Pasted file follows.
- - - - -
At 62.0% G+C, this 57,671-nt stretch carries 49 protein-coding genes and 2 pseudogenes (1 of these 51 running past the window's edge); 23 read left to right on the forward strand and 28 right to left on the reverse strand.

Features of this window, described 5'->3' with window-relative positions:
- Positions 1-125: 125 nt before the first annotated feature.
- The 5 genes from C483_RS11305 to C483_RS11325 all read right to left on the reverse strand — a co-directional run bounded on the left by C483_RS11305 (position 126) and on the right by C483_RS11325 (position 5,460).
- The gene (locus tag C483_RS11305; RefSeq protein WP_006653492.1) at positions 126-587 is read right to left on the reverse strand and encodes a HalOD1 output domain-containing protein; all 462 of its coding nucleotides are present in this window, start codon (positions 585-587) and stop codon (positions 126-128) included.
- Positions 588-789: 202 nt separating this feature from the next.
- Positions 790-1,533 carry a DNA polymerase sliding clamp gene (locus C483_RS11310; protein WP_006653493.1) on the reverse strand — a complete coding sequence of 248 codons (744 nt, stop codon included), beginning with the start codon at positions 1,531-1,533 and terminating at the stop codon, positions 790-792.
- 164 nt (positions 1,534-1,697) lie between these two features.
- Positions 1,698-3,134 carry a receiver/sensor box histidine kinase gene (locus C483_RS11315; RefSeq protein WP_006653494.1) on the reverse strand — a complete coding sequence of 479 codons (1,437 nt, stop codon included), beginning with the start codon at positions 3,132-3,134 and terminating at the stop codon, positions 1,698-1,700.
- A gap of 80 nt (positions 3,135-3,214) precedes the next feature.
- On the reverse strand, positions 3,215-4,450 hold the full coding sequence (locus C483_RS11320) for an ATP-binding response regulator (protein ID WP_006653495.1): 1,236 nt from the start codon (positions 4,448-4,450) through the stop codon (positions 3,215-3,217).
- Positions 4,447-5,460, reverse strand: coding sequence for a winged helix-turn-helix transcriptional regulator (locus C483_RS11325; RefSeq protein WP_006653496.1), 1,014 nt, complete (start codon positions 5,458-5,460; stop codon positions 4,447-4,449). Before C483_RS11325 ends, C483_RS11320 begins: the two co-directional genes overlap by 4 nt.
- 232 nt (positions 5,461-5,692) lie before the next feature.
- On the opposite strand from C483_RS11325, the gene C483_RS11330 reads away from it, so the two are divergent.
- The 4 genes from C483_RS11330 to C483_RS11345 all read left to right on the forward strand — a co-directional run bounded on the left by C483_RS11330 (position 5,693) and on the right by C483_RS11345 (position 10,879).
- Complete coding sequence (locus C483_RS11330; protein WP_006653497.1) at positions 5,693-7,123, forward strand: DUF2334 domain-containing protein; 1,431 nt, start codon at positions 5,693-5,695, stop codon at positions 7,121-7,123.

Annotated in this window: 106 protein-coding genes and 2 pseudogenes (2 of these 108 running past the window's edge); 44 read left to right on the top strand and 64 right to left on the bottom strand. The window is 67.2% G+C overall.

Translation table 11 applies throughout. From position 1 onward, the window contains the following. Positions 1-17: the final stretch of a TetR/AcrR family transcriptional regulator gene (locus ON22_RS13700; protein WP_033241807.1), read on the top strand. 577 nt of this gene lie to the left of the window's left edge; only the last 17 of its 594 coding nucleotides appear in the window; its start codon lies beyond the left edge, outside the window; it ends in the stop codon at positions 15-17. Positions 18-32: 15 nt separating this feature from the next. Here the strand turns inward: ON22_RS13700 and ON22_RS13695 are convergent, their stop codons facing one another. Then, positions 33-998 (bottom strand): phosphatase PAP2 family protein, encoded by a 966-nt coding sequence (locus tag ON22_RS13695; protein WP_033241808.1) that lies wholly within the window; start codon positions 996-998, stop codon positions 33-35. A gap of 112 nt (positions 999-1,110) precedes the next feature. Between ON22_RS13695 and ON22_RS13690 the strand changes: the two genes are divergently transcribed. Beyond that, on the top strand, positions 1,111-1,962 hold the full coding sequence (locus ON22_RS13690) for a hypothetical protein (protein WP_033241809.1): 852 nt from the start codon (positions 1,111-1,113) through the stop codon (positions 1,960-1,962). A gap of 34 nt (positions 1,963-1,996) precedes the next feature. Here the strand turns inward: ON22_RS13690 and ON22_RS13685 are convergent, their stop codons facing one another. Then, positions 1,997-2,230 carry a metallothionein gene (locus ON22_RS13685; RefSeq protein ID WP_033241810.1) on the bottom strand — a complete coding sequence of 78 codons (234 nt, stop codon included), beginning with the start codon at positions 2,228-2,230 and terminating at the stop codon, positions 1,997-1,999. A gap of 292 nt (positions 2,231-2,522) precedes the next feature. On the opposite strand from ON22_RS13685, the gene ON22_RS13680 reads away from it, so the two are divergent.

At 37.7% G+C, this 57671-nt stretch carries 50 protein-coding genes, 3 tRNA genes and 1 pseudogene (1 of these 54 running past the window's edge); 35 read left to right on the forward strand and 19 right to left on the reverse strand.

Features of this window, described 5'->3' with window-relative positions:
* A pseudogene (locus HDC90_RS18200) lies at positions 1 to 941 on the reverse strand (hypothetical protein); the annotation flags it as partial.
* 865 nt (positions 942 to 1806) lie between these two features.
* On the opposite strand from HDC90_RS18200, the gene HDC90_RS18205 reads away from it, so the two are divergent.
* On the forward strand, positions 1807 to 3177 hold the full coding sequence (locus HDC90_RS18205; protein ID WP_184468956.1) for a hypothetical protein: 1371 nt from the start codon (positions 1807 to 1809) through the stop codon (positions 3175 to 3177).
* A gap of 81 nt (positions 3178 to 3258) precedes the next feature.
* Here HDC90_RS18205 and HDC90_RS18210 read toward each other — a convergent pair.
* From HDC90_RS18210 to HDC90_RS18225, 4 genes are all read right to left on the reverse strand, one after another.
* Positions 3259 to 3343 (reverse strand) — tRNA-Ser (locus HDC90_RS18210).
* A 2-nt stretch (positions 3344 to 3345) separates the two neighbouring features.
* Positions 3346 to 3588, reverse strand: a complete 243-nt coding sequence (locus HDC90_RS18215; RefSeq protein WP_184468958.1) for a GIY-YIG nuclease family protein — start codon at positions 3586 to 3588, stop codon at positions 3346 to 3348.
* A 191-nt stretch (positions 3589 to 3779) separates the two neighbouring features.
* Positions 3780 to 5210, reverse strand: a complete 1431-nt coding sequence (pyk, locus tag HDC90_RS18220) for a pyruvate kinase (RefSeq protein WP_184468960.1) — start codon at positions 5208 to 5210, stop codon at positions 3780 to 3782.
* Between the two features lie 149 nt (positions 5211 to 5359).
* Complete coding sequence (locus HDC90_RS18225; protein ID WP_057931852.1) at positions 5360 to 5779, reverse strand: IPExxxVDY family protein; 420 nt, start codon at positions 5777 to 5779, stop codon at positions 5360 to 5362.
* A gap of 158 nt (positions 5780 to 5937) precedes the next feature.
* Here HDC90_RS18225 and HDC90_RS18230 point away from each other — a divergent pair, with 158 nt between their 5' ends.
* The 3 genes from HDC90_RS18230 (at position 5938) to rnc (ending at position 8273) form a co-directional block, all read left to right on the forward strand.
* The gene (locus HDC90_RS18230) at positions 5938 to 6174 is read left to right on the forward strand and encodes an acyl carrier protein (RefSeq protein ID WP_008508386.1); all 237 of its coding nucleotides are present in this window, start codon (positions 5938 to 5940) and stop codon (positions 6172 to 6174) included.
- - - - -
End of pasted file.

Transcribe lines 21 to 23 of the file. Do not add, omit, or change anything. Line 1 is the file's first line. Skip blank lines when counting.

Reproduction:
* A pseudogene (locus HDC90_RS18200) lies at positions 1 to 941 on the reverse strand (hypothetical protein); the annotation flags it as partial.
* 865 nt (positions 942 to 1806) lie between these two features.
* On the opposite strand from HDC90_RS18200, the gene HDC90_RS18205 reads away from it, so the two are divergent.